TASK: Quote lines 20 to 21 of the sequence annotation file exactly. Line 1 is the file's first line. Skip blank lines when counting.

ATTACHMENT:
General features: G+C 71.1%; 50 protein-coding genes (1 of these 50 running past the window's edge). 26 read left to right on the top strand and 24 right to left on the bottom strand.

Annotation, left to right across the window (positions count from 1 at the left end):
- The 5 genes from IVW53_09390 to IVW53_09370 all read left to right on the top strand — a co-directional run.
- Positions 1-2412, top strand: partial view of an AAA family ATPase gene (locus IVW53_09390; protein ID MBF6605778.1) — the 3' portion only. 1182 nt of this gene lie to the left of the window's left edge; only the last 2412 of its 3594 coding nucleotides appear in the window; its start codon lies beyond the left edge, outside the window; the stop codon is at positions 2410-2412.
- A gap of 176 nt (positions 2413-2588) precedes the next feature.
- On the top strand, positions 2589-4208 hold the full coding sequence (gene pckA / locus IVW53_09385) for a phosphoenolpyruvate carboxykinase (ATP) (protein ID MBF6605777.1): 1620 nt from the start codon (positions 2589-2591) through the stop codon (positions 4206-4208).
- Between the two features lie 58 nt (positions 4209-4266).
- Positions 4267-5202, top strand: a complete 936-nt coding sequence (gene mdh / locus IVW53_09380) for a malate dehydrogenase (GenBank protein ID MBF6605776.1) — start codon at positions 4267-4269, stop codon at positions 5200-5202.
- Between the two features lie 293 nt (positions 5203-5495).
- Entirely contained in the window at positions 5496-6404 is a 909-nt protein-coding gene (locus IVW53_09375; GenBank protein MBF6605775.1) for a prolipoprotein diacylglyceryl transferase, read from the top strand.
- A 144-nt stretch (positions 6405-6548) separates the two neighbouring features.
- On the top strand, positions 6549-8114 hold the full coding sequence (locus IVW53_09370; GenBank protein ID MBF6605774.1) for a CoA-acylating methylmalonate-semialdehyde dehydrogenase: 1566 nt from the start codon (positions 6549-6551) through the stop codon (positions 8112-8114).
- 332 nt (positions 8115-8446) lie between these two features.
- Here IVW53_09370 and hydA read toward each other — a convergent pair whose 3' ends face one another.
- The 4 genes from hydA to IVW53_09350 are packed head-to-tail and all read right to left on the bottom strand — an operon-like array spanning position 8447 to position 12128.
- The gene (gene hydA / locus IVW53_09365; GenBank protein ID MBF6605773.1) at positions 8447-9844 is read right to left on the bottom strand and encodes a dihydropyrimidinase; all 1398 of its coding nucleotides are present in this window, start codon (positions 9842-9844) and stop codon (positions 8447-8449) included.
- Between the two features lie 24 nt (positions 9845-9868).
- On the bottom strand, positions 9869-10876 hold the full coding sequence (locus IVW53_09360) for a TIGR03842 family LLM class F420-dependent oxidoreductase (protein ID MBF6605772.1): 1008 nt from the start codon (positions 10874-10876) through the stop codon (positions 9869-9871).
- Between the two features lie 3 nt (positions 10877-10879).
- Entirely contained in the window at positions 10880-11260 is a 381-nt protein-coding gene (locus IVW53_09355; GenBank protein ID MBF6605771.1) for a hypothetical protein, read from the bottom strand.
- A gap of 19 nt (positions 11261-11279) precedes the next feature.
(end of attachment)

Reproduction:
- Entirely contained in the window at positions 10880-11260 is a 381-nt protein-coding gene (locus IVW53_09355; GenBank protein ID MBF6605771.1) for a hypothetical protein, read from the bottom strand.
- A gap of 19 nt (positions 11261-11279) precedes the next feature.